So, I left religion in a fit of juvenile atheism at the age of 14, but never the church – soon after I abandoned attendance and confirmation classes, a family of rollicking folk musicians took over the music program at the Sacred Heart. Their brand of hand holding, strumming celebration was heartfelt and truly musical – not the easiest fit on a congregation of very stiff, very quietly terrified people – but I enjoyed joining them to perform no matter what my ideas might have been about religious doctrine (which did evolve past my preteen days eventually).
I continued to go to church as I grew older, but as usually a performer rather than congregant. Today, I’m captivated by the music of churches I never went to as a child – the sound of gospel hymns, tremulous choirs, and a legacy of singers that stretches from Mahalia Jackson to Anita Wilson (if you’re not familiar, check her out below).
I just got off the New Jersey train after having sung for the Ogden Memorial Presbyterian Church this morning. Their music director (my friend and wonderful baritone Casey Molino Dunn) always helps me bring something from this tradition to their musically diverse service. Today we did “Oh Happy Day” ( I think you’ll dig this insane rendition from Aretha Franklin and Mavis Staples at the top of the post, I’ve been living for it all week).
One of the most important lessons I’ve learned through the years of singing there is that when performing sacred music, it’s essential to realize that I’m not so important. I’ve sung there when I’ve been too reticent to perform elsewhere or when I’d been stricken with mysterious voice-altering allergies. Even though at those times I may have felt unworthy or unready for opportunity in my ‘career’, there was no question that my personal feeling of unreadiness was self indulgent when it came to a worship service. The job is to help those who came to hear and celebrate feel their connection to their God a little stronger. It’s a tall order – and it’s not about me. Raspy, tired, meager though I might feel my offering may be, it’s not my place to judge in that space.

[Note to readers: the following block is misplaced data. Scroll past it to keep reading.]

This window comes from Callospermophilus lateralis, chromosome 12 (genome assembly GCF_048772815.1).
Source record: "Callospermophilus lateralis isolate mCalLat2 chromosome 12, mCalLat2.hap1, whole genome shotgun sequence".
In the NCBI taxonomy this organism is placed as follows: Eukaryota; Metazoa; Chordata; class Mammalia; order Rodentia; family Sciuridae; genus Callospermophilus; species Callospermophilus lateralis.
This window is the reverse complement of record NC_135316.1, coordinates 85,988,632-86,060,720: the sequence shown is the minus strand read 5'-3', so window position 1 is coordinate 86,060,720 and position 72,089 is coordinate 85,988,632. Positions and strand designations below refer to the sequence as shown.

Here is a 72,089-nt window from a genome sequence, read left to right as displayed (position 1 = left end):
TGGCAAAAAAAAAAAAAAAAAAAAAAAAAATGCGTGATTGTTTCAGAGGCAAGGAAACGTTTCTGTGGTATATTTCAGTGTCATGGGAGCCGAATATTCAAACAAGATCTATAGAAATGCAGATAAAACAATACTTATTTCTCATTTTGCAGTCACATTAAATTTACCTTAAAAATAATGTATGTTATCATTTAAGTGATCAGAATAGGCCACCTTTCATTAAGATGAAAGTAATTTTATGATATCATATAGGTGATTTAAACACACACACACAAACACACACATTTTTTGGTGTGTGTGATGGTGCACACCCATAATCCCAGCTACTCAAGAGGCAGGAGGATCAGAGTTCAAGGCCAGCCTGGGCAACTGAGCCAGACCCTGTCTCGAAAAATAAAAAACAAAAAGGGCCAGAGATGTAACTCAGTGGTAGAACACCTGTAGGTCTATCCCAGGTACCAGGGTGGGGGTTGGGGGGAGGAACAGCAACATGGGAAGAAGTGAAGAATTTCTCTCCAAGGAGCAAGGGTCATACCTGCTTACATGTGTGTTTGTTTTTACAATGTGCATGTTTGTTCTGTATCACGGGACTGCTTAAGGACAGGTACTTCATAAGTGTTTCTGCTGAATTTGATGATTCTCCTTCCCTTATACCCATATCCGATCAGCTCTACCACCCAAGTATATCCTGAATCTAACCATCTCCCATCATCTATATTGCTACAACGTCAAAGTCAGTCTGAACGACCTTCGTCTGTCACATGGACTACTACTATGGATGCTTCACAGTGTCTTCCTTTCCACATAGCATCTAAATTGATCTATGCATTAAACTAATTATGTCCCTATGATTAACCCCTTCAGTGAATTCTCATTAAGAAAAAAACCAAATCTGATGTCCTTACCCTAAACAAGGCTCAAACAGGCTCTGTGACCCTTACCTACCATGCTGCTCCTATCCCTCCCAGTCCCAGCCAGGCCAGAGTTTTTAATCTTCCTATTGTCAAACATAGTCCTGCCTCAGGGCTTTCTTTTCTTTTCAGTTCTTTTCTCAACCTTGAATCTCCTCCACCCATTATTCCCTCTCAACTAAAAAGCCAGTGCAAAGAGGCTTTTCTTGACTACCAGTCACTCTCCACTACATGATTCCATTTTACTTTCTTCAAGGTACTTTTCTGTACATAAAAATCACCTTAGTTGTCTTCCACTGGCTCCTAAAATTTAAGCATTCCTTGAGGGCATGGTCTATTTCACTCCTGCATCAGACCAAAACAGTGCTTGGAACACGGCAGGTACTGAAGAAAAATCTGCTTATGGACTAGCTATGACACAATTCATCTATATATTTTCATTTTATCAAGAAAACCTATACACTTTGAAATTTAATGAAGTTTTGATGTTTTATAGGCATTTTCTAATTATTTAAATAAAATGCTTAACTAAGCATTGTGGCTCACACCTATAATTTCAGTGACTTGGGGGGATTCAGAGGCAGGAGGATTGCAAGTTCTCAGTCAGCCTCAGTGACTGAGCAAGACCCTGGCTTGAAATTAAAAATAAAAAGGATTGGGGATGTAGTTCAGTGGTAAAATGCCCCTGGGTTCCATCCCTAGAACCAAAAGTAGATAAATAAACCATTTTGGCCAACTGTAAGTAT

I think this idea really articulated itself for me in this little church, but now extends to my feeling about all performance. It’s interesting paradox isn’t it, that the performer must shove aside her self importance in order to take center stage and shine?
All music can be sacred – all places where people gather to feel and to revel have their element of ritual and unity. Some of us worship with a martini rather than holy wine – the songs we all know the words to might be an Ellington tune rather than a hymn, but a feeling of receptivity and humility is what can make a set at a club or a regular Sunday service become something much more profound. I think no matter what the creed (or lack thereof), performances that come from a place of service and people that listen to them with receptivity can become truly transcendent.
Do you agree? Have you had ‘religious’ experiences with music outside of a church/mosque/synagogue or is that where it happens for you? Do share…